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Reproducing Mars on Earth

InSight instrument deployment area replicated on Earth

Shortly after landing on 26 November 2018, the InSight lander began detailed mapping of the few square metres of terrain southward and just in front of the robotic IDA used to deploy its two main instruments. Using the instrument deployment camera (IDC) on the robotic IDA, the lander methodically swept the sector where the SEIS seismometer and the HP3 heat flow sensor were going to be set down, downlinking numerous data to project engineers and geologists.

InSight’s twin, “ForeSight”, on the JPL test bed with the SEIS seismometer deployed on the ground during sol 18 (© NASA/JPL-Caltech/IPGP/Philippe Labrot).InSight’s twin, “ForeSight”, on the JPL test bed with the SEIS seismometer deployed on the ground during sol 18. The deployment area was divided into three. The small black peg to the right shows the intended position of the HP3 heat flow sensor (© NASA/JPL-Caltech/IPGP/Philippe Labrot).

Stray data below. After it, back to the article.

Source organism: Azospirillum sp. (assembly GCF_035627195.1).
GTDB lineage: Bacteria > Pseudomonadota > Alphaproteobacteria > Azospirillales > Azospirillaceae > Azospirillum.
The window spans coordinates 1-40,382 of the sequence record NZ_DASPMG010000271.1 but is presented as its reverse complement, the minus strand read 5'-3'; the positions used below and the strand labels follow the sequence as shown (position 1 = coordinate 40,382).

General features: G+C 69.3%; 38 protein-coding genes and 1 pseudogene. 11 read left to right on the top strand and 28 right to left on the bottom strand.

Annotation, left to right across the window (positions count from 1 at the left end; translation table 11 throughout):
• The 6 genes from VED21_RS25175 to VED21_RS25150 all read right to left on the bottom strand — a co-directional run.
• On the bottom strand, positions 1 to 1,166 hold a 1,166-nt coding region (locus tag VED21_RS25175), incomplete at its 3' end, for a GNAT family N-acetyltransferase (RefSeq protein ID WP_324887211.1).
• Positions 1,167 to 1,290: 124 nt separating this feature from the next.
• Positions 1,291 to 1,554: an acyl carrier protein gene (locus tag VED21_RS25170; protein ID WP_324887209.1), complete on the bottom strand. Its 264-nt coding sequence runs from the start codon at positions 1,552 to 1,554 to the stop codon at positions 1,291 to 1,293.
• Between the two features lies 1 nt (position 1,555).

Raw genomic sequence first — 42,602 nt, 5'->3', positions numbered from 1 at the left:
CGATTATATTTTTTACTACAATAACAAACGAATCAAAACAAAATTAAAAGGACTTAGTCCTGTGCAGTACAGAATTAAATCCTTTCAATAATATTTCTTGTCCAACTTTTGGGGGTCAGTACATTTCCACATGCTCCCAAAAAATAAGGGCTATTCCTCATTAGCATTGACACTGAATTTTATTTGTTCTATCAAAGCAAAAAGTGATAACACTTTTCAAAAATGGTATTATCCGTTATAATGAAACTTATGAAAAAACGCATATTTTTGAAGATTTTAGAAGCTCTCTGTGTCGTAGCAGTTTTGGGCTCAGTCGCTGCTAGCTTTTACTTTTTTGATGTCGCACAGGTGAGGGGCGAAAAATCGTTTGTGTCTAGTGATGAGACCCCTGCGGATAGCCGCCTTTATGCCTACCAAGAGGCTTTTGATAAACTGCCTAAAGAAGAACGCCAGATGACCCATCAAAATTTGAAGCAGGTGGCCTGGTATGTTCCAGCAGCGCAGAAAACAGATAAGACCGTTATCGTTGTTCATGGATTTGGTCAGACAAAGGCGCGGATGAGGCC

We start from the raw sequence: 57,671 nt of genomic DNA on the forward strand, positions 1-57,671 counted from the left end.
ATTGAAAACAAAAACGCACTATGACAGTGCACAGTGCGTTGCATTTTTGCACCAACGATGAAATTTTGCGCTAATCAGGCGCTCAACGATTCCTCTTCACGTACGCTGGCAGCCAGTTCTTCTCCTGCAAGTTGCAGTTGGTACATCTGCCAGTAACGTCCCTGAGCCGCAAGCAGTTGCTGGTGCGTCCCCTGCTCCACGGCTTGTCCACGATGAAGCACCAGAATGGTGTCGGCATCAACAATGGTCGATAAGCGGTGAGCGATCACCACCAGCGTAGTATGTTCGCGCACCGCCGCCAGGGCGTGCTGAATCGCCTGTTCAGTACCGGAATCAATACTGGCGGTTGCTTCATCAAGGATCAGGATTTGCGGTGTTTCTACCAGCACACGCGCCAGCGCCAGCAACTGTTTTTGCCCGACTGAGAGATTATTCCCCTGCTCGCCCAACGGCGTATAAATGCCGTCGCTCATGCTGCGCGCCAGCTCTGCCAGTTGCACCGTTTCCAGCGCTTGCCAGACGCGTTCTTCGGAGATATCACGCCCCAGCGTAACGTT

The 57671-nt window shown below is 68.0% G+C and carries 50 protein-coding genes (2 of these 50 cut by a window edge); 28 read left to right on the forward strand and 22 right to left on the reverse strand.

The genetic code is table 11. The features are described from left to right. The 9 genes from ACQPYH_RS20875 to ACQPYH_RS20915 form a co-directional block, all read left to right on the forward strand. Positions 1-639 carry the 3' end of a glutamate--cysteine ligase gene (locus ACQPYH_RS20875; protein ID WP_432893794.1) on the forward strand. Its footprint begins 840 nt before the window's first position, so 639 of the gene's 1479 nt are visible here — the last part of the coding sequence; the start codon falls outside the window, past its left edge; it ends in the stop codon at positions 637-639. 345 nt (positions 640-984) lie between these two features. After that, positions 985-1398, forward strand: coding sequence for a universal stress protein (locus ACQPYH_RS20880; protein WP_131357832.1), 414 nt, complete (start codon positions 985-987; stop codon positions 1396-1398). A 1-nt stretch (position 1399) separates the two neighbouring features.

Input into various visualization software programs, the information collected was used to build an extremely accurate digital terrain model, reproducing the finest details of the Martian surface. The smallest stone was identified and numbered, slopes measured and roughness determined so as to choose the best possible site for the SEIS seismometer’s deployment.

The computer study of the deployment area was just one part of the work, however. At the Jet Propulsion Laboratory (JPL) in California, a team of engineers had set up a whole test bed to reconstitute on Earth the Martian environment on Elysium Planitia. A full-scale model of InSight known as “ForeSight”, equipped with the deployment system (robotic IDA), the ICC and IDC technical cameras , etc.) dominates an area in which a 10-centimetre layer of mineral material (crushed garnet) has been poured to simulate the Martian regolith.